A further object of this invention is the provision of a closure structure, as aforesaid, wherein the fastening portion is positively prevented from accidentally dislodging itself from the neck of the container and wherein the reduced portion of the cap has means cooperable with the fastening portion for holding said reduced portion within the neck of the container after it is pressed thereinto.
A further object of this invention is the provision of a closure structure, as aforesaid, having a removable sealing member closing the outer open end of said cap means.
Other objects and purposes of this invention will become apparent to persons familiar with this type of equipment upon reading the following description and examining the accompanying drawings, in which:
FIG. 1 is a side elevational view of a vial or container equipped with a closure structure embodying the invention.
FIG. 2 is a sectional view taken along the line II--II in FIG. 1.
FIG. 3 is a top view of the closure structure with the dust shield removed.
FIG. 4 is a bottom view of the cap member of the closure structure.
FIG. 5 is a sectional view of the closure member and neck portion of the container with the stopper portion of the closure structure depressed into the neck.
FIG. 6 is a sectional view similar to FIG. 5 showing the dust shield removed and the needle of a syringe extending through the stopper for communication with the interior of the container.
FIG. 7 is a fragmentary sectional view taken along the line VII--VII in FIG. 2 with the container removed.
FIG. 8 is a modified fragment of FIG. 2.
FIG. 9 is a modified fragment of FIG. 2.
FIG. 10 is a modified fragment of FIG. 2.
FIG. 11 is a modified fragment of FIG. 2.
The following United States patents are briefly distinguished from the invention as follows:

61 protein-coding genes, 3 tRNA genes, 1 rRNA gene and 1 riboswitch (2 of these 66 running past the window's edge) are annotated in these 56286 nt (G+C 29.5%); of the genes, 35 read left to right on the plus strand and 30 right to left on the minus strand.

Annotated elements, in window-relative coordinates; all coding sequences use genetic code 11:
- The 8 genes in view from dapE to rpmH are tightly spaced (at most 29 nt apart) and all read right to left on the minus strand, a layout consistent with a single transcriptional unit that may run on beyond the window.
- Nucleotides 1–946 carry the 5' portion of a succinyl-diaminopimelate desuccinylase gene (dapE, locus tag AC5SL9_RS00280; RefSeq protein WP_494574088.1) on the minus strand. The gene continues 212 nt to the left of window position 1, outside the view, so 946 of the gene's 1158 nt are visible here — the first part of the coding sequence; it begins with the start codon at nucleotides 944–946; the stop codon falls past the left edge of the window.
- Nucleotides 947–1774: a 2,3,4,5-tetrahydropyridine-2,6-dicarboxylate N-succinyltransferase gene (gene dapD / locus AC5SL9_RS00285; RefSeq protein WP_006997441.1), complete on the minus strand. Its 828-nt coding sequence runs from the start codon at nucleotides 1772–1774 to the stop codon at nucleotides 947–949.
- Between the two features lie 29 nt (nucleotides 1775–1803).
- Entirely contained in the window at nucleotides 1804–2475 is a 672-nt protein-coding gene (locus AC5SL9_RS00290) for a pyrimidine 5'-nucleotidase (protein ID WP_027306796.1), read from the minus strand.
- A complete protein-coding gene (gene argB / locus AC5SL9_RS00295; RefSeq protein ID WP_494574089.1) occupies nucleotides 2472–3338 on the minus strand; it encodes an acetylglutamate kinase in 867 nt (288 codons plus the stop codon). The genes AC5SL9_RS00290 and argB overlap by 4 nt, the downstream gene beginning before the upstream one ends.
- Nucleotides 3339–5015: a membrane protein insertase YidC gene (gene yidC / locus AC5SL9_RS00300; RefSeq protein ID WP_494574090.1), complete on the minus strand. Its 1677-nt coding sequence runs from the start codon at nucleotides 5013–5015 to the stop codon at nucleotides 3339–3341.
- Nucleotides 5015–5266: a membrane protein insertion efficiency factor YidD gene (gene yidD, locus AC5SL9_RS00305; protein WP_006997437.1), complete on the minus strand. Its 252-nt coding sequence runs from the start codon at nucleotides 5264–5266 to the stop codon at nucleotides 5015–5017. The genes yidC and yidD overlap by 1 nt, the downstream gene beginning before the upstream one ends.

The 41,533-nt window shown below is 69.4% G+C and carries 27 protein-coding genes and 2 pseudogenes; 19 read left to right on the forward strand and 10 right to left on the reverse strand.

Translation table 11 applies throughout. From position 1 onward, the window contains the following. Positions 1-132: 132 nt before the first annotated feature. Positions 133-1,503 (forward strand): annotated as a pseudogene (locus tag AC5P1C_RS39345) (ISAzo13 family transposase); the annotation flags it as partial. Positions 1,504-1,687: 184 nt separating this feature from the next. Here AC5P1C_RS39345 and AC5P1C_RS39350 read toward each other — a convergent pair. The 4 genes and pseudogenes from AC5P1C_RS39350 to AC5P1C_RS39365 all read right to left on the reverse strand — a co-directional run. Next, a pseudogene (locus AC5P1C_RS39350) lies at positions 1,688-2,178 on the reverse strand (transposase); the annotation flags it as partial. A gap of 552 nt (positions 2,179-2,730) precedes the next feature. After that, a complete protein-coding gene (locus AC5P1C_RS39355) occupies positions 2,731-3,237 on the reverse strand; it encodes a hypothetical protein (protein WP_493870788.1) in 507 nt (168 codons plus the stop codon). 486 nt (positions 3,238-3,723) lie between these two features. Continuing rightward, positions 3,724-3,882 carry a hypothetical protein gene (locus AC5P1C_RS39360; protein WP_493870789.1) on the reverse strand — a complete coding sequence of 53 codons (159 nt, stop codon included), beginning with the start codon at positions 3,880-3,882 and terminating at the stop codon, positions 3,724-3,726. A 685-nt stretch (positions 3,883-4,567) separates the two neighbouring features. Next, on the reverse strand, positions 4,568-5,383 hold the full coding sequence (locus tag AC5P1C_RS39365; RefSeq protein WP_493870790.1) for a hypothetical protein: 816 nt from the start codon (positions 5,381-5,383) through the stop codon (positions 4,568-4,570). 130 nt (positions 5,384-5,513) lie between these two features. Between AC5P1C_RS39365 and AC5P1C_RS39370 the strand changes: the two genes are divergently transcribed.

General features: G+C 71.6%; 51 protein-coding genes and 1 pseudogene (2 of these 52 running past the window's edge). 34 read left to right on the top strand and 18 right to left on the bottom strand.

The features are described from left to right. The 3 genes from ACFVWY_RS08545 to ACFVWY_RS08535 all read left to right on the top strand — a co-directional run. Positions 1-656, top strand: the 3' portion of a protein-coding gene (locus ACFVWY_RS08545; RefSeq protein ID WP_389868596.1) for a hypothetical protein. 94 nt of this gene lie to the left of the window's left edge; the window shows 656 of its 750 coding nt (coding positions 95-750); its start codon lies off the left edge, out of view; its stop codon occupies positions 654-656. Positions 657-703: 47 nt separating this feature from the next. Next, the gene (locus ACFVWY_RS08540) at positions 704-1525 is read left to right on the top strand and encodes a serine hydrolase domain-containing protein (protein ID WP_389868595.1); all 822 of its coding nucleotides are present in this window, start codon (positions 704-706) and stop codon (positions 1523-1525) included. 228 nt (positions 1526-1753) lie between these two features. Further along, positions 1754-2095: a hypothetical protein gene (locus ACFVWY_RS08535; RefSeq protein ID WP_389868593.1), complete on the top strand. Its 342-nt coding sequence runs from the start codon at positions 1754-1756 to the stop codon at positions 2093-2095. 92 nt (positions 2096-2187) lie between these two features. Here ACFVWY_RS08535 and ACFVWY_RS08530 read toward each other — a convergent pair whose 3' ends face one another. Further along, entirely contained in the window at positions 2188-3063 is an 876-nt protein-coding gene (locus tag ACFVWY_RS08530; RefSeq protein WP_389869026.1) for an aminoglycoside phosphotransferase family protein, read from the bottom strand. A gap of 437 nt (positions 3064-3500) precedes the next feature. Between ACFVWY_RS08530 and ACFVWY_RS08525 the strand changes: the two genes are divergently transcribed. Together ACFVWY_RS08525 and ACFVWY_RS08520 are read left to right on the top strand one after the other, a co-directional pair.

The Lockhart U.S. Pat. No. 2,695,614 discloses a two-compartment vial having a resiliently flexible stopper, but there is no rigidifying sleeve therearound.
The Bujan U.S. Pat. No. 2,908,274 discloses a resilient stopper surrounded by a sleeve, but the sleeve is independent and spaced from the bottle-engaging ferrule so that contamination can readily occur therebetween. Because of its particular structure, assembly of the parts is considerably more complicated in Bujan than in the subject invention.
In the Hayes U.S. Pat. No. 3,073,471, the embossment does not encase any part of the stopper and is merely disposed of after it is broken loose from the ferrule.
In the Parker U.S. Pat. No. 3,081,899, there is no resiliently flexible stopper encased by a sleeve.
In Larson U.S. Pat. No. 3,940,003, there is a limit stop on the stopper engageable with the sleeve, but there is no stop on the sleeve engageable with the ferrule as in Applicant's invention.
Accordingly, it is believed that the foregoing patents, as well as the aforesaid U.S. Pat. No. 3,464,414, are distinguishable from the claims in this application.
For convenience in description, only, the terms "upper", "lower" and words of similar import will have reference to the invention and parts thereof as appearing in FIG. 1. The terms "inner", "outer" and derivatives thereof will have reference to the geometric center of said container and parts thereof.
The objects and purposes of the invention, including those set forth above, have been met by providing a closure structure for a two-compartment vial wherein a substantially cylindrical, elastomeric stopper is partially inserted into the neck of the vial and then surrounded by a cap means comprising a first portion secured to the neck and a second reduced portion snugly surrounding the outer portion of the stopper which extends from the vial.
The two-compartment vial 11 and closure structure 12, shown in FIG. 1, which illustrates a preferred embodiment of the invention, are substantially permanently interconnected. The vial 11 has a neck 13, a lower compartment 14 and an upper compartment 16, which compartments are separated by a constriction 17 into which a moisture barrier or plug 18 (FIG. 2) is inserted during the filling operation. The neck 13, in this embodiment of the invention, is an upward extension of the upper compartment 16 and, therefore, of substantially the same diameter. However, the neck may under some circumstances be of a reduced diameter. The neck 13 had an outwardly projecting, annular rim 19 encircling its upper end.